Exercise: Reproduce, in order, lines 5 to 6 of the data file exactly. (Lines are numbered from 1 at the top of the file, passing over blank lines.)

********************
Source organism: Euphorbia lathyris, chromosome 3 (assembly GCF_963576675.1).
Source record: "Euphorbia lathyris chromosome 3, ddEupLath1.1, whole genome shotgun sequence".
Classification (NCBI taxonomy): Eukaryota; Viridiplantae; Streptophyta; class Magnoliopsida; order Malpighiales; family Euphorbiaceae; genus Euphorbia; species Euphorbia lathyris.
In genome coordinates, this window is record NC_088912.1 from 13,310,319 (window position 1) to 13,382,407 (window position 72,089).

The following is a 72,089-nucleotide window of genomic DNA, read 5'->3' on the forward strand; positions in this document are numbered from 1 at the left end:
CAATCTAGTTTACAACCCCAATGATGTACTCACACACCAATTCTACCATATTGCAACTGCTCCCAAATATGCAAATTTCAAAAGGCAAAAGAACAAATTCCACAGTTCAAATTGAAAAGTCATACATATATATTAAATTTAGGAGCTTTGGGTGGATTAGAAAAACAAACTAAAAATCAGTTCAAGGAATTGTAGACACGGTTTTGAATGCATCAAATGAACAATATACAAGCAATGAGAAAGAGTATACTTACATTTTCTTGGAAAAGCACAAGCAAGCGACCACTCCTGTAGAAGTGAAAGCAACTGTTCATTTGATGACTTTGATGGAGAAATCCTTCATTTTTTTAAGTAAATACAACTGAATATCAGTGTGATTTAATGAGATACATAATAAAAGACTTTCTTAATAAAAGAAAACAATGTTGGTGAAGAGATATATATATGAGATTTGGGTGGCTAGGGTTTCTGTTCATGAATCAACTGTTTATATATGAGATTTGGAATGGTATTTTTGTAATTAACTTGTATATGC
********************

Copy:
The following is a 72,089-nucleotide window of genomic DNA, read 5'->3' on the forward strand; positions in this document are numbered from 1 at the left end:
CAATCTAGTTTACAACCCCAATGATGTACTCACACACCAATTCTACCATATTGCAACTGCTCCCAAATATGCAAATTTCAAAAGGCAAAAGAACAAATTCCACAGTTCAAATTGAAAAGTCATACATATATATTAAATTTAGGAGCTTTGGGTGGATTAGAAAAACAAACTAAAAATCAGTTCAAGGAATTGTAGACACGGTTTTGAATGCATCAAATGAACAATATACAAGCAATGAGAAAGAGTATACTTACATTTTCTTGGAAAAGCACAAGCAAGCGACCACTCCTGTAGAAGTGAAAGCAACTGTTCATTTGATGACTTTGATGGAGAAATCCTTCATTTTTTTAAGTAAATACAACTGAATATCAGTGTGATTTAATGAGATACATAATAAAAGACTTTCTTAATAAAAGAAAACAATGTTGGTGAAGAGATATATATATGAGATTTGGGTGGCTAGGGTTTCTGTTCATGAATCAACTGTTTATATATGAGATTTGGAATGGTATTTTTGTAATTAACTTGTATATGC